In 2014 I decided to write a manifesto of sorts, ‘Don’t F-Up: Life Lessons from a Serial Failure’ (https://www.amazon.com/Dont-F-Up-Lessons-Serial-Failure/dp/1312012218). The goal in putting together my thoughts – besides the therapeutic value of writing – was not to offer advice on what to do in life, but rather what NOT to do. Well…maybe not so much what not to do but rather some things to consider before making those bigger decisions. At that point I was on a real hot streak of losing. Divorced, broke, homeless, unable to financially continue nursing school, I was batting .000 with not so much as a glimmer of hope. It was during this time I really began to think about life, the choices I was making and the consequences of them. Fast forward to today and while there hasn’t been tremendous improvement I have been able to come away with some pretty solid thoughts. One of the key areas I’ve kept coming back to and have found solid footing on is advice.
Nowadays it seems as if there’s advice everywhere and most of it tries to lead people to a state of feeling rather than being. Giving and receiving advice has become such an emotional process it feels as though it should come with a box of tissues. Why has it gotten this way? I mean certainly people have repressed feelings and thoughts (particularly woman and minorities) but it appears things have literally careened off a cliff and I’m certain I know the culprit…bad advice. Throughout history and especially now in this so-called information age it seems everyone’s got an answer. The problem is a much greater percentage of people are wrong rather than correct. While psychologists, sociologists and the like can debate back and forth about the particulars of how, when, and why, I think it’s safe to say for most this starts early in life.
We’re bread like dogs to believe that while we’re growing up to trust the ‘experts’? And who are these experts you may ask? Well it appears that it’s anyone older than you -parents, grandparents, teachers, church elders, etc…and the older the better. Now while I’d never dispute there’s a large collection of experience and potential wisdom in all those years, there’s also a lot of backwards thinking and belief systems that research shows to be more harmful than helpful. So where does a person go to solve this problem? My plan is to expand on this topic in much greater detail down the road, ideally with some accredited individuals, but for the sake of introducing it to anyone reading this post, regardless their age (of course assuming they’re a bit older to even be able to read this in the first place, ie. adolescents) I believe it comes down to a couple of key things.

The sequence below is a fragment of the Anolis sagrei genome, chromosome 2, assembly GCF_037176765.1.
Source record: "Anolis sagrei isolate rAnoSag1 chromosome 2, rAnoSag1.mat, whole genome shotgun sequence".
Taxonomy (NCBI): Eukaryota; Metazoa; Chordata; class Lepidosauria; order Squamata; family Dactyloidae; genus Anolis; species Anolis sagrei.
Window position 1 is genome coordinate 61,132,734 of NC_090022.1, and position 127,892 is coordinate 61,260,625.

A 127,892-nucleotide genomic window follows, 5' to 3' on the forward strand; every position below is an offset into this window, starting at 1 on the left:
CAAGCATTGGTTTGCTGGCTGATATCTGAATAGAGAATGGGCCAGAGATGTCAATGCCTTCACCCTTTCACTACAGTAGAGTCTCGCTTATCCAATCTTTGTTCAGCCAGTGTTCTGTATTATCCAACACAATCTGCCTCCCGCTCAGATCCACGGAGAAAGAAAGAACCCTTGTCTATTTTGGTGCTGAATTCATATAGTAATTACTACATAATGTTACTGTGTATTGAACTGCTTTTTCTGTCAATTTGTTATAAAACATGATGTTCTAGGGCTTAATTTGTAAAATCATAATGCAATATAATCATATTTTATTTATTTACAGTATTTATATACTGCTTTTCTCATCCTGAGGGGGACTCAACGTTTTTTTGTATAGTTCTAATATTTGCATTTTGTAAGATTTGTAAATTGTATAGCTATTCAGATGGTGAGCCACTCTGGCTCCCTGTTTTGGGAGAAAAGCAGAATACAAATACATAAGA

Ask yourself the following
- Who is this person to me and if they’re close (say a family member) is their relationship to you or you to them making figuring something out harder?
- The person giving the advice, what’s their track record? If they’re encouraging you to do (or not do) something, is it something they have done (or not done)?
- If seeking advice (which is still a good thing) what is it on and do you and the person you’re reaching out to deeply share the circumstance in question? And if so how did their situation ultimately turn out?
At the end of the day it really comes down to listening and thinking. Also take your time and ask questions, especially when you’re younger. You’ll be old and dead before you know it. Better to have taken a day, a week, month or even year to go over something and be pleased with the outcome than have jumped into the deep end of life not ready to swim.